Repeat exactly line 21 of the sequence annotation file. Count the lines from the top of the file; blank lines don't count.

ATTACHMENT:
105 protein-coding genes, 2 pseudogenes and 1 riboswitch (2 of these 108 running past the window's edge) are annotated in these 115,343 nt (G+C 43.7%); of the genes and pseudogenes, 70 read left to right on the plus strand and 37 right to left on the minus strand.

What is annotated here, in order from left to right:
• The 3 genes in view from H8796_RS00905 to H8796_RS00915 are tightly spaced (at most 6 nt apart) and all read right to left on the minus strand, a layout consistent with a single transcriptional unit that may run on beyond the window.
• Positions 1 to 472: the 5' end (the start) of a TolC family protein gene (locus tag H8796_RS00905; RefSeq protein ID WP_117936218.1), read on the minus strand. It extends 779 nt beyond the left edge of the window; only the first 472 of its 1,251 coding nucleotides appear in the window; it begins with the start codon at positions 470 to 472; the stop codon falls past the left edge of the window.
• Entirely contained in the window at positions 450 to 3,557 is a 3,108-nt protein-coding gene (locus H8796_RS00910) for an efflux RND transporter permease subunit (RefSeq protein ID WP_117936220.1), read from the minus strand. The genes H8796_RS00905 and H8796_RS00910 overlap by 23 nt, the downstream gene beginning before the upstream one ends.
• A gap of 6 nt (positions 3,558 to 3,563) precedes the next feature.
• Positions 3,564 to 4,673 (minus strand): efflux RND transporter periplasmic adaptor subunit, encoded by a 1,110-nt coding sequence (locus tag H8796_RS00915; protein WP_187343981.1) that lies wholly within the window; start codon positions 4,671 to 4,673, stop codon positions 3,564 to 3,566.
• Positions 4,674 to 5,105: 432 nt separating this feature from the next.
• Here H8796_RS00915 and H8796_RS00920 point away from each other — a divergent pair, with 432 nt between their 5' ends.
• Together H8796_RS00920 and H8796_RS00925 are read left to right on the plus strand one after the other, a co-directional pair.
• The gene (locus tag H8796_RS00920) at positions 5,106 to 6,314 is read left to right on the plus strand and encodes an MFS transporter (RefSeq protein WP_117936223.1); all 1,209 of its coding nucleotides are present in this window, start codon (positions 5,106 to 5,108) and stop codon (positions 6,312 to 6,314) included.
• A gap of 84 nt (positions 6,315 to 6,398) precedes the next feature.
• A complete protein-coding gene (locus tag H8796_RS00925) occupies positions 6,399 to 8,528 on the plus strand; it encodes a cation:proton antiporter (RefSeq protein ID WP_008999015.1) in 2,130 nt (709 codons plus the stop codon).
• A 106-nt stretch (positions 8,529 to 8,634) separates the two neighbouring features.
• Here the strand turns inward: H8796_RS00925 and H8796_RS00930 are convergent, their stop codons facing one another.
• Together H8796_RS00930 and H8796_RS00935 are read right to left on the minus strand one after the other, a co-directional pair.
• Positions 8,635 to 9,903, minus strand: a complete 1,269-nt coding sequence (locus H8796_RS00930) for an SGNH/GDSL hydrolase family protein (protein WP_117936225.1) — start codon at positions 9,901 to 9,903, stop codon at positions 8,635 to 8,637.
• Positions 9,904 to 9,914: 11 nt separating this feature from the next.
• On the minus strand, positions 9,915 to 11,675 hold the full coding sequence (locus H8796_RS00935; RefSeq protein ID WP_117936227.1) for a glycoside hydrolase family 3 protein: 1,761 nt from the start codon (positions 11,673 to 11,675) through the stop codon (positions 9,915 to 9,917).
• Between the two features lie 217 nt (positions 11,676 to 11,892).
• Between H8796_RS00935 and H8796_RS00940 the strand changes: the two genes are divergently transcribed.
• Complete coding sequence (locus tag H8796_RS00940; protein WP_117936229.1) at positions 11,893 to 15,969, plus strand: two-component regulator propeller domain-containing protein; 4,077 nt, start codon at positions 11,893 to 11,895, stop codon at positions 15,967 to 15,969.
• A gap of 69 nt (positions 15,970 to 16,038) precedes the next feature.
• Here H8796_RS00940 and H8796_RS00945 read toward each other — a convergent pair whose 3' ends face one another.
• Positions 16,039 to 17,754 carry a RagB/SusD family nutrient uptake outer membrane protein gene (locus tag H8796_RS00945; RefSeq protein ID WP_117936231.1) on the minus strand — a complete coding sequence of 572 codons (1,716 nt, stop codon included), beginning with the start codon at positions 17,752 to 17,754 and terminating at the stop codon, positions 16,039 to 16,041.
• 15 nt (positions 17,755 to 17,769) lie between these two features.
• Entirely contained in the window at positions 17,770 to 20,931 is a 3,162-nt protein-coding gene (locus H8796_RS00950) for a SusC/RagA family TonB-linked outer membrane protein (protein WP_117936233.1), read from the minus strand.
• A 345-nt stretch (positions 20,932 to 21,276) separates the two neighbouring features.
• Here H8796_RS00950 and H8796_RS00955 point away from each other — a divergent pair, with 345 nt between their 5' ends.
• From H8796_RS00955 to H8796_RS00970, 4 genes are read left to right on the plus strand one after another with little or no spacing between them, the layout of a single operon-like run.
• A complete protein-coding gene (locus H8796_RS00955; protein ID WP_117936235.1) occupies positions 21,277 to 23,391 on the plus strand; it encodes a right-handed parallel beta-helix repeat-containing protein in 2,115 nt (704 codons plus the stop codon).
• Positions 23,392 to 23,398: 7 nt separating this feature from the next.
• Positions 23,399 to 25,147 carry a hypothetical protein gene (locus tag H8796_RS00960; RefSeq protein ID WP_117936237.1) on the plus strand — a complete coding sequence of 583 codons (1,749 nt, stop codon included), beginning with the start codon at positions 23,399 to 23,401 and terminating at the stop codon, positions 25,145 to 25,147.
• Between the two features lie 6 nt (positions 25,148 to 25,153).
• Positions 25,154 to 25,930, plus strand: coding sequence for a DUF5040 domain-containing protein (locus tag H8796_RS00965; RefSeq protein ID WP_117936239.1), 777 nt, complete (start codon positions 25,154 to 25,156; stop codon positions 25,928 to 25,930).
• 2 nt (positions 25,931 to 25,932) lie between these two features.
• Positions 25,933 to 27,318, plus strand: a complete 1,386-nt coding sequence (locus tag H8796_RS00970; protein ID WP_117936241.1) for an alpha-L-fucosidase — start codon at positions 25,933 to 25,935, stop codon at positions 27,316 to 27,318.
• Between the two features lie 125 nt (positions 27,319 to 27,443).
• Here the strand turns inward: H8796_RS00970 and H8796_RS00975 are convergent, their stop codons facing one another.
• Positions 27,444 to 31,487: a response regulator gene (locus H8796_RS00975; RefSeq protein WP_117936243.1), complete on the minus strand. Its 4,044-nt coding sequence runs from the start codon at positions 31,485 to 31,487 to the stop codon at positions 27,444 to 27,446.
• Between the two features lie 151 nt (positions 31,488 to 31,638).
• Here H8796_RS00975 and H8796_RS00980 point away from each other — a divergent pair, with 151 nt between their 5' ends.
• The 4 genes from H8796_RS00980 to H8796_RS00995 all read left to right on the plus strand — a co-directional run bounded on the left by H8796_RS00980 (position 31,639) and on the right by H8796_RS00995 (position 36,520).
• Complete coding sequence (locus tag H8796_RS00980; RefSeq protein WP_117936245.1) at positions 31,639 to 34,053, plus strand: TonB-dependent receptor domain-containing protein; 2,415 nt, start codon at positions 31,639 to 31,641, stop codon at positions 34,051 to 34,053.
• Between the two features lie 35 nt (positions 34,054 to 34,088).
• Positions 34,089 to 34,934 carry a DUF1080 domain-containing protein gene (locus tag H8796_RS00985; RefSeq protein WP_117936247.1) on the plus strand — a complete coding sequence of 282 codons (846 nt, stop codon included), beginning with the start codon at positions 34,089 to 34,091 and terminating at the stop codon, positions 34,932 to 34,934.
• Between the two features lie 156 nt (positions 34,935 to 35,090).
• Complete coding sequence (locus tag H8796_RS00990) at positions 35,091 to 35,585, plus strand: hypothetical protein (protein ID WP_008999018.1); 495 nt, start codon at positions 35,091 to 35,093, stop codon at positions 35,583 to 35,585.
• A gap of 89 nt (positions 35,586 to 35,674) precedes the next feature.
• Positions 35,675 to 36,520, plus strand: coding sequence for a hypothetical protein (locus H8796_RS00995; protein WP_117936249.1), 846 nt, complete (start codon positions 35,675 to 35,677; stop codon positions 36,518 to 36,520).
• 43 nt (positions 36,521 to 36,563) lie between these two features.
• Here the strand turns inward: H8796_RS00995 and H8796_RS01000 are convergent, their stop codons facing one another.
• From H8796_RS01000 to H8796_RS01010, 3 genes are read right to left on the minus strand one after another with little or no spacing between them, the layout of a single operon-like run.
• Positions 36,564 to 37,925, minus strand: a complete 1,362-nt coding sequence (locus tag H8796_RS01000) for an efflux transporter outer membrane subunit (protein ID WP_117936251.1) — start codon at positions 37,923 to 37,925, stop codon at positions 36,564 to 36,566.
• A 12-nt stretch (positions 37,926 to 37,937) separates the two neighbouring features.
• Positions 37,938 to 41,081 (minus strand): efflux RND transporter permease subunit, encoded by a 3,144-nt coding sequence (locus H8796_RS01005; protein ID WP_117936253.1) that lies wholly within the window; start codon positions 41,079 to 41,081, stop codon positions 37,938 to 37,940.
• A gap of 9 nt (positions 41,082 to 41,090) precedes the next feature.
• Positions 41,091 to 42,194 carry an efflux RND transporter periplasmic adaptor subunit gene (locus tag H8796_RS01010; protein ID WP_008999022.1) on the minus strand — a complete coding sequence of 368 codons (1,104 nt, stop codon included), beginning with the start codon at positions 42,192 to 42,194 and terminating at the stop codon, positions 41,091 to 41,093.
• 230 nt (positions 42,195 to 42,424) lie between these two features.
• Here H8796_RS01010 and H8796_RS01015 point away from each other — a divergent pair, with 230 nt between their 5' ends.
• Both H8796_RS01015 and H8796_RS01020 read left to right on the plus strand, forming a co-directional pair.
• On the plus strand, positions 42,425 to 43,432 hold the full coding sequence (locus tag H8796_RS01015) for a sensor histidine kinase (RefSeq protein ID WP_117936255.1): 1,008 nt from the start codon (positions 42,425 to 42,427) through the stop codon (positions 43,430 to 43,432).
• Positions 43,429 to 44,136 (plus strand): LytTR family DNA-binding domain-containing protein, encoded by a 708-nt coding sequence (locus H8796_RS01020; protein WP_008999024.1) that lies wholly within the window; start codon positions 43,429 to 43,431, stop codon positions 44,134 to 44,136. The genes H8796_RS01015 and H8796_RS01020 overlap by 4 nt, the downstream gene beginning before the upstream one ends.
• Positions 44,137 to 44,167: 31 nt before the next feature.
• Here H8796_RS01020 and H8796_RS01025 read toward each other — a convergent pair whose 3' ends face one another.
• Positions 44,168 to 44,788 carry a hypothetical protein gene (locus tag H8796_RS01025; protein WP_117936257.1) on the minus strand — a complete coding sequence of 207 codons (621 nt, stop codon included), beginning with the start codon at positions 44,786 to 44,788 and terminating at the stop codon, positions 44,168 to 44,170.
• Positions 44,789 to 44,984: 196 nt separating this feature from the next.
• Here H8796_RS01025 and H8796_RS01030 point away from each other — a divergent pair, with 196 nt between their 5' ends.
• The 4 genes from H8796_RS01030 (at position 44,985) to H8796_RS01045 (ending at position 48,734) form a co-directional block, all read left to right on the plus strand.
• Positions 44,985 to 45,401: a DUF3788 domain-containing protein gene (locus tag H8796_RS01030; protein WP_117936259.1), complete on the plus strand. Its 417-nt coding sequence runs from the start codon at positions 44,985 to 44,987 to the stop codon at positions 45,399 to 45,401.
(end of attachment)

• Between H8796_RS00935 and H8796_RS00940 the strand changes: the two genes are divergently transcribed.